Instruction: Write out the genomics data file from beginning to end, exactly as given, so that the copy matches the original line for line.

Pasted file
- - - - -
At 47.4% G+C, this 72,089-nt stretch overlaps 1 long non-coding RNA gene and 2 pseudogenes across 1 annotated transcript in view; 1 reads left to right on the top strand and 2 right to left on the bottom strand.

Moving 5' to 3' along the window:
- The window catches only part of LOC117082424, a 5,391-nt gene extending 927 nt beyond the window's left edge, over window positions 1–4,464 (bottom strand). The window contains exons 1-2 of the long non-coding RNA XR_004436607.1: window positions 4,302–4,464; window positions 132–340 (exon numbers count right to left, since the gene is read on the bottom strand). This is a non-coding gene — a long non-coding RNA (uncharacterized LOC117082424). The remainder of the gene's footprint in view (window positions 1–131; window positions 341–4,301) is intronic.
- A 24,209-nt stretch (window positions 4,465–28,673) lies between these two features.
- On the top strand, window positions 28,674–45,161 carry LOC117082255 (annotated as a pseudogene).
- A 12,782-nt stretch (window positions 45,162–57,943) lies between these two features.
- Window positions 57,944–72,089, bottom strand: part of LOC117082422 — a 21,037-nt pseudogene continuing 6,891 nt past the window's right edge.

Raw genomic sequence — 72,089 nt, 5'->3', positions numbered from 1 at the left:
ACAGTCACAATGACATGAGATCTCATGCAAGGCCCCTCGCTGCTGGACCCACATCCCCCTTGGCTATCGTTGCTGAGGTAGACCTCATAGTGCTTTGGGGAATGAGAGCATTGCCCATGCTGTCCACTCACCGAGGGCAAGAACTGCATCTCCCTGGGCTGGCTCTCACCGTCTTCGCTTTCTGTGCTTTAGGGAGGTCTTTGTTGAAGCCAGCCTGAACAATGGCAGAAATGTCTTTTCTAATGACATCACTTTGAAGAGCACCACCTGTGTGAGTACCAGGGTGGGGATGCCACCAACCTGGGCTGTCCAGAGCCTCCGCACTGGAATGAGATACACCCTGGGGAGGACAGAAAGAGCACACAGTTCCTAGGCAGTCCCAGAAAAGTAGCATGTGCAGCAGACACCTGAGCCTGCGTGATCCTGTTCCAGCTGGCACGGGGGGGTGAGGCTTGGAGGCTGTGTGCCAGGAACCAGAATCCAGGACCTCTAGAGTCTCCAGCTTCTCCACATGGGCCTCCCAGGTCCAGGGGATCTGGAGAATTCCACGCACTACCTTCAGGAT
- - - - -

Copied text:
At 47.4% G+C, this 72,089-nt stretch overlaps 1 long non-coding RNA gene and 2 pseudogenes across 1 annotated transcript in view; 1 reads left to right on the top strand and 2 right to left on the bottom strand.

Moving 5' to 3' along the window:
- The window catches only part of LOC117082424, a 5,391-nt gene extending 927 nt beyond the window's left edge, over window positions 1–4,464 (bottom strand). The window contains exons 1-2 of the long non-coding RNA XR_004436607.1: window positions 4,302–4,464; window positions 132–340 (exon numbers count right to left, since the gene is read on the bottom strand). This is a non-coding gene — a long non-coding RNA (uncharacterized LOC117082424). The remainder of the gene's footprint in view (window positions 1–131; window positions 341–4,301) is intronic.
- A 24,209-nt stretch (window positions 4,465–28,673) lies between these two features.
- On the top strand, window positions 28,674–45,161 carry LOC117082255 (annotated as a pseudogene).
- A 12,782-nt stretch (window positions 45,162–57,943) lies between these two features.
- Window positions 57,944–72,089, bottom strand: part of LOC117082422 — a 21,037-nt pseudogene continuing 6,891 nt past the window's right edge.

Raw genomic sequence — 72,089 nt, 5'->3', positions numbered from 1 at the left:
ACAGTCACAATGACATGAGATCTCATGCAAGGCCCCTCGCTGCTGGACCCACATCCCCCTTGGCTATCGTTGCTGAGGTAGACCTCATAGTGCTTTGGGGAATGAGAGCATTGCCCATGCTGTCCACTCACCGAGGGCAAGAACTGCATCTCCCTGGGCTGGCTCTCACCGTCTTCGCTTTCTGTGCTTTAGGGAGGTCTTTGTTGAAGCCAGCCTGAACAATGGCAGAAATGTCTTTTCTAATGACATCACTTTGAAGAGCACCACCTGTGTGAGTACCAGGGTGGGGATGCCACCAACCTGGGCTGTCCAGAGCCTCCGCACTGGAATGAGATACACCCTGGGGAGGACAGAAAGAGCACACAGTTCCTAGGCAGTCCCAGAAAAGTAGCATGTGCAGCAGACACCTGAGCCTGCGTGATCCTGTTCCAGCTGGCACGGGGGGGTGAGGCTTGGAGGCTGTGTGCCAGGAACCAGAATCCAGGACCTCTAGAGTCTCCAGCTTCTCCACATGGGCCTCCCAGGTCCAGGGGATCTGGAGAATTCCACGCACTACCTTCAGGAT